Pace Egging

Home
Here We Go Again
Handsworth and Handsworth Wood
And Birmingham
Like An Old Fashioned Waltz
Gold Dust - Live at the Royalty
Charles Dickens 1812-1870
Scrooge (A Christmas Carol) 1951
London Odds and Ends
Plain Capers
Bandoggs
Fire and Sleet and Candlelight
Fi Fraser and Jo Freya
Eclection
Eclection Words
Rhythm & Blues
The Dog and Dustbin
Road
Villages
Hark! The Villages
The Battle Of The Field
The Albion Country Bands
Old Sir Simon The King
Pace Egging
Umps and Dumps
Gorse Hall
Arborfield, Berkshire
Tall Ships
Nelson
Norman Thelwell
A Garland of Carols
Harvest Home
Triple Echo
Rubber Folk
In Town Tonight
ITMA
Forest and Vale and High Blue Hill
Between The Severn and The Wye
A Country Christmas
Al Bowlly's In Heaven
Ghost Stories of an Antiquary
Canon Alberic's Scrap-book.
Lost Hearts
The Mezzotint
The Ash-tree
Number 13
Count Magnus
'Oh, Whistle, and I'll Come to You, My Lad'
The Treasure of Abbot Thomas
Appearances Of A Different Sort
Robin Hood

Beg Your Leave

Trad. arr. Knight / Carthy / Hutchings / Hart / Prior

This song from the live repertoire of both Steeleye Span Mk 2 and the 1973 incarnation of the Albion Band was never released on any of their albums but Ashley Hutchings said in his songbook A Little Music:
 
"I have included this fine pace-egging song - which we used to sing onstage - as representative of that period of the band. It used to be sung by four of us, each one taking a character's part, virtually unaccompanied."
 
The song itself comes from Overton Village, Sunderland Point, Lancashire, and was sung by the pace-eggers (locally known as “jolly-boys”), the North-Western Easter-time mummers.

Beg Your Leave

I beg your leave, kind gentlemen and ladies of renown,
If you'll please to make us room we will sing to you a song,
You please to make us room, we will sing to you a song,
And we'll call in our comrades and call them one by one.
 
Oh we're jolly boys, we do no harm
Wherever we do go
For we've come a pace-egging
As you very well do know
 
So the first that does come in, he is a blooming youth,
He courts all the pretty girls, and always tells them truth;
He say's he'll never deceive them, he's always kind and true,
And 'tis his delight both day and night in drinking of strong brew.
 
Oh we're jolly boys, we do no harm
Wherever we do go
For we've come a pace-egging
As you very well do know
 
So the next that does come in, he is a sailor brave,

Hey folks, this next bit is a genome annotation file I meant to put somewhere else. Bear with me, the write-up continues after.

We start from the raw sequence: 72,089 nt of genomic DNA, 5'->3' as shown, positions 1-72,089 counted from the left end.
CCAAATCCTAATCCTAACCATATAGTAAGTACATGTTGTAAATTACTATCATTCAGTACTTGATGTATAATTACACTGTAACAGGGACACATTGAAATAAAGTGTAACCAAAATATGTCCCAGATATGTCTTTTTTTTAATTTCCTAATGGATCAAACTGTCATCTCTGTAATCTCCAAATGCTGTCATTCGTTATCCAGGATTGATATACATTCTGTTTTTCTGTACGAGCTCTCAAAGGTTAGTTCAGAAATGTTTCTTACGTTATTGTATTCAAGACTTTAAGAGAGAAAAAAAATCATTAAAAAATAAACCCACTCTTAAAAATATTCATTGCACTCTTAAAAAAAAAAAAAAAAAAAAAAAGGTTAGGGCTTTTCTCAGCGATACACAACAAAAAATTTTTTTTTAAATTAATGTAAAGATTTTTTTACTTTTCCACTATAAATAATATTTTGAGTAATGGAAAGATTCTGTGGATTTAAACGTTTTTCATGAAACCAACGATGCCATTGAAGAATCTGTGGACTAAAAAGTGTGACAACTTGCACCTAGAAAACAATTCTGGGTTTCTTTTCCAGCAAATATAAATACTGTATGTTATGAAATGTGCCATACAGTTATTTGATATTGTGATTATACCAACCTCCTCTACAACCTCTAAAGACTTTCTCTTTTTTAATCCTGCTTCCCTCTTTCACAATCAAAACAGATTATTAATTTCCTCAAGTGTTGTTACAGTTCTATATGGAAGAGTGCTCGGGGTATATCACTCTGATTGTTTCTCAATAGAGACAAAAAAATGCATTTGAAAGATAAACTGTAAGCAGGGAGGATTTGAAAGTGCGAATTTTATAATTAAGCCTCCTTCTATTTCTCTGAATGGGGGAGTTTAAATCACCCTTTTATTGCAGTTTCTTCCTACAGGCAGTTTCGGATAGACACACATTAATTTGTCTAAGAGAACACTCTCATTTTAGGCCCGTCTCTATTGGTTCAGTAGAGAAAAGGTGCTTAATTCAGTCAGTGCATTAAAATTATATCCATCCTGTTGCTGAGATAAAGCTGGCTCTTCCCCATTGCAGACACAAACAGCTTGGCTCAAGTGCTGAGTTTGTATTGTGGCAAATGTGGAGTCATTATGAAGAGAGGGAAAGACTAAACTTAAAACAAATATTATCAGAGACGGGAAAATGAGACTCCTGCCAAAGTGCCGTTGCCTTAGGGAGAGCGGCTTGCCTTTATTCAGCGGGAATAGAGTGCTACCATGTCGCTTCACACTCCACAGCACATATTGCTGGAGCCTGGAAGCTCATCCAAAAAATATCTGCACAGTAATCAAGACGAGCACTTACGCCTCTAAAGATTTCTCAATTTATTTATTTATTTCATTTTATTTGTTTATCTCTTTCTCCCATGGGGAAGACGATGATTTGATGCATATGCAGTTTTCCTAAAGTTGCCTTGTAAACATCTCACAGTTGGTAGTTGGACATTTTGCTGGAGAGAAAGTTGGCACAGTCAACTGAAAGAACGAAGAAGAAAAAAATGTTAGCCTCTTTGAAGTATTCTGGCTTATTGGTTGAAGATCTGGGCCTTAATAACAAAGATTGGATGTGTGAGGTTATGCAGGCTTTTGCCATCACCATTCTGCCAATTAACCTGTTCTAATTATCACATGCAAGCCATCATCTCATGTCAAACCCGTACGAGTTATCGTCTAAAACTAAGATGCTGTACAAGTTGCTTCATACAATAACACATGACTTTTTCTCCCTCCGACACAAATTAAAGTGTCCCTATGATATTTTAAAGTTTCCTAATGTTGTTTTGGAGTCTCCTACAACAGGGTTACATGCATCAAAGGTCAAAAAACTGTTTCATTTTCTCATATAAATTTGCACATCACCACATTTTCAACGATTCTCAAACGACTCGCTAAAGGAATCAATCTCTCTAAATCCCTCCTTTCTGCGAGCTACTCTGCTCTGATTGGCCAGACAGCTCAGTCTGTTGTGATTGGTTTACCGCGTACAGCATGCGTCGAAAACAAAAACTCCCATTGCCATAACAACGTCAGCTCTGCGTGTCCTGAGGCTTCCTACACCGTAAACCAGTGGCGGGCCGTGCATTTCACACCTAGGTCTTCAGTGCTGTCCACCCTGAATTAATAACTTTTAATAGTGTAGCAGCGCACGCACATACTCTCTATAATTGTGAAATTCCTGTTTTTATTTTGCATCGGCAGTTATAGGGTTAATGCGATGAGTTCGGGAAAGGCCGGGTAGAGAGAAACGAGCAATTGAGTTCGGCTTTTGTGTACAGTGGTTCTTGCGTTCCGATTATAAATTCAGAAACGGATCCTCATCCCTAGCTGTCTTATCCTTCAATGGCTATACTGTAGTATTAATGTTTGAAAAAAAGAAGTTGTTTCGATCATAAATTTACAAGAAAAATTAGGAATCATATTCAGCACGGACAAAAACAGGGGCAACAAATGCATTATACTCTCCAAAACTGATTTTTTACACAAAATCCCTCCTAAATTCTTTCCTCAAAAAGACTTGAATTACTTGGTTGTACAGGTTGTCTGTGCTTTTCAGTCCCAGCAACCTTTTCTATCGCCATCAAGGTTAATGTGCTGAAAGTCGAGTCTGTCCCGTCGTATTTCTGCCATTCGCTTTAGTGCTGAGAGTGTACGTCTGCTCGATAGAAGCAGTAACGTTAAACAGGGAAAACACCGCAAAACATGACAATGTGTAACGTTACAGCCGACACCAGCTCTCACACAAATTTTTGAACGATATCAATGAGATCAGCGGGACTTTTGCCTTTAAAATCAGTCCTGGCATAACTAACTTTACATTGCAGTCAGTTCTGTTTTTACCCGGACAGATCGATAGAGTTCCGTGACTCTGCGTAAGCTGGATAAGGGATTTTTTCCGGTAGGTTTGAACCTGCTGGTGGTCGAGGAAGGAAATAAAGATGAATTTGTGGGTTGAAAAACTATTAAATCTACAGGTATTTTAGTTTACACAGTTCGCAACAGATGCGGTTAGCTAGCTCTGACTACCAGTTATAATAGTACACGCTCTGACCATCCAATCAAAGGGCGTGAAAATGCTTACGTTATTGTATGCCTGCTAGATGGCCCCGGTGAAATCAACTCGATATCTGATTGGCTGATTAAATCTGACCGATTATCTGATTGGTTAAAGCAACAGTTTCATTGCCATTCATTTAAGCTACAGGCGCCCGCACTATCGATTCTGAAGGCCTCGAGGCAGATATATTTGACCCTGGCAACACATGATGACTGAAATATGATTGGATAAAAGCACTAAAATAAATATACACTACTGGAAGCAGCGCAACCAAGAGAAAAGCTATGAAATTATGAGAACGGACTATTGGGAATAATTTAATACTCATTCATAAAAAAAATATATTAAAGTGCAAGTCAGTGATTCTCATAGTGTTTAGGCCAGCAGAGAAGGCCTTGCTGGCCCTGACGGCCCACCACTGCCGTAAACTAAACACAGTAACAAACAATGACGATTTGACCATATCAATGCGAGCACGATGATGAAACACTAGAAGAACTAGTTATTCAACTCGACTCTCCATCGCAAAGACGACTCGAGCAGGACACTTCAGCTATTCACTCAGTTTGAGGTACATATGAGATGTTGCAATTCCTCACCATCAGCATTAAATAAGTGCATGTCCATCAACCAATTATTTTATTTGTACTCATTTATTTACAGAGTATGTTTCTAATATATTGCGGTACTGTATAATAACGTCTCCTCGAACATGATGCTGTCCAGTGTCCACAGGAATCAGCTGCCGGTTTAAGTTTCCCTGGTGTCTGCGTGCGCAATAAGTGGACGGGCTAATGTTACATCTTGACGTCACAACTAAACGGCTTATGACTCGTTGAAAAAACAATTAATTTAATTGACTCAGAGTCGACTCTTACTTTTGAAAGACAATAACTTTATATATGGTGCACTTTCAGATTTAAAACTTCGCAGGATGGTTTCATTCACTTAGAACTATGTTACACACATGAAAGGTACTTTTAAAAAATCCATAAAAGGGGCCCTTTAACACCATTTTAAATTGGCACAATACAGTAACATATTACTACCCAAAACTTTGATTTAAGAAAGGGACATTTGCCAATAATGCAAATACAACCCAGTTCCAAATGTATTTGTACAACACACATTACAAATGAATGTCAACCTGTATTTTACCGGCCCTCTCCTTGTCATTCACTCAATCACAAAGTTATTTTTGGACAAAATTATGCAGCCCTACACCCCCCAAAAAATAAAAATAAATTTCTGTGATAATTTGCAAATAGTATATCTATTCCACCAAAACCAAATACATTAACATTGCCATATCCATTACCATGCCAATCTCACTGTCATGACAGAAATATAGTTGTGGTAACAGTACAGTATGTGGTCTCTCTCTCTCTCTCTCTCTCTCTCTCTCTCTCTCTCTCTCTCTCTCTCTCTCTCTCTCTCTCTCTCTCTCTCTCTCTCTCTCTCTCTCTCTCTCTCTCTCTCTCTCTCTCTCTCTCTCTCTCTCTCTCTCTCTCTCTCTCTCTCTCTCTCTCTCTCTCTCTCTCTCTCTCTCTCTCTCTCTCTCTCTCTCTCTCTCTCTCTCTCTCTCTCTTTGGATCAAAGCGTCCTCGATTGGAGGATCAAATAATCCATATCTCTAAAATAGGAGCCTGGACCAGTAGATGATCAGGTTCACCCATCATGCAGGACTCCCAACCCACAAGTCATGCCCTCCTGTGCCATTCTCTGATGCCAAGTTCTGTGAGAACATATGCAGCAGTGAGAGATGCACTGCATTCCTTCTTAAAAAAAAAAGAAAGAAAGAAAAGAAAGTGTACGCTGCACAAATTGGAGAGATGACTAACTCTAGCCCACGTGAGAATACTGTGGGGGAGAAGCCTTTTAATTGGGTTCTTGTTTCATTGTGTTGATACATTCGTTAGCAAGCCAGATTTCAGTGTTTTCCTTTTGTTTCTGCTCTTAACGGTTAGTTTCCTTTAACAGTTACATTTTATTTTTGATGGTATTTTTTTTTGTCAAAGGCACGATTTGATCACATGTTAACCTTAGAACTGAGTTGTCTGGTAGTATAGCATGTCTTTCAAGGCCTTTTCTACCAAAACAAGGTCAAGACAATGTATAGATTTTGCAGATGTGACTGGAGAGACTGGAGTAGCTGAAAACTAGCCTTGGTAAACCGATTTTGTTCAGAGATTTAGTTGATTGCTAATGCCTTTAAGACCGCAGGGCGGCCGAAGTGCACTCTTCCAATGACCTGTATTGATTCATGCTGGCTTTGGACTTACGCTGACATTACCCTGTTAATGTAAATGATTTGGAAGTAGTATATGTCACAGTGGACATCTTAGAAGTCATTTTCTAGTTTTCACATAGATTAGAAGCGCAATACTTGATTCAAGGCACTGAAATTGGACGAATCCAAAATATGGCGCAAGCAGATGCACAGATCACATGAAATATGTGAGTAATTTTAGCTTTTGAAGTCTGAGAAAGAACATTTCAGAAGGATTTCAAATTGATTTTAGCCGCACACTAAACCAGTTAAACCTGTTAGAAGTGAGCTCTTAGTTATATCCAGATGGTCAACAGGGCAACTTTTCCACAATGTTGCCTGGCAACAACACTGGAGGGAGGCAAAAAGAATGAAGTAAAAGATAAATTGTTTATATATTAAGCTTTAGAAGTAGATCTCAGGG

He says he's ploughed the ocean, and split the briny wave,
He says he has got gold, and he says he has got store,
And he says he'll marry a pretty girl and go to sea no more.
 
Oh we're jolly boys, we do no harm
Wherever we do go
For we've come a pace-egging
As you very well do know
 
So the next that does come in, oh he is a roving blade,
Amongst the lasses he will be, for he is such a jade,
Red rosy cheeks are his delight, most beautiful and fair,
And if you want a sweetheart, you must come to Overton fair!
 
Oh we're jolly boys, we do no harm
Wherever we do go
For we've come a pace-egging
As you very well do know
 
So the next that does come in, oh she is Miss Kitty Fair,
She takes a great delight in the curling of her hair,
She carries a basket by her side - she's got no store put in -
It's her delight delight both day and night in drinking of strong gin.
 
Oh we're jolly boys, we do no harm
Wherever we do go
For we've come a pace-egging
As you very well do know
 
So now you've seen us all, speak of us as you find,
You'll please to give up a trifle - it will be very kind.
So cheer up your spirits while we drink a glass of beer,
And we'll drink you health and store your wealth until the very next year.
 
Oh we're jolly boys, we do no harm
Wherever we do go
For we've come a pace-egging
As you very well do know.

Compare to this A Calling-On Song
from Steeleye Span Mk.1
on their only album Hark! The Village Wait.

Traditionally -- Pace Eggs were part
of the Easter Sunday breakfast,
but if they weren't eaten they might
be used as household ornaments, in
 various egg-games, or given to bands
 of performers known as Pace Eggers,
who were once a common sight in
northern English villages

the albion chronicles.2 website
is 2005/2006/2007 sam-and-lizzie
all rights reserved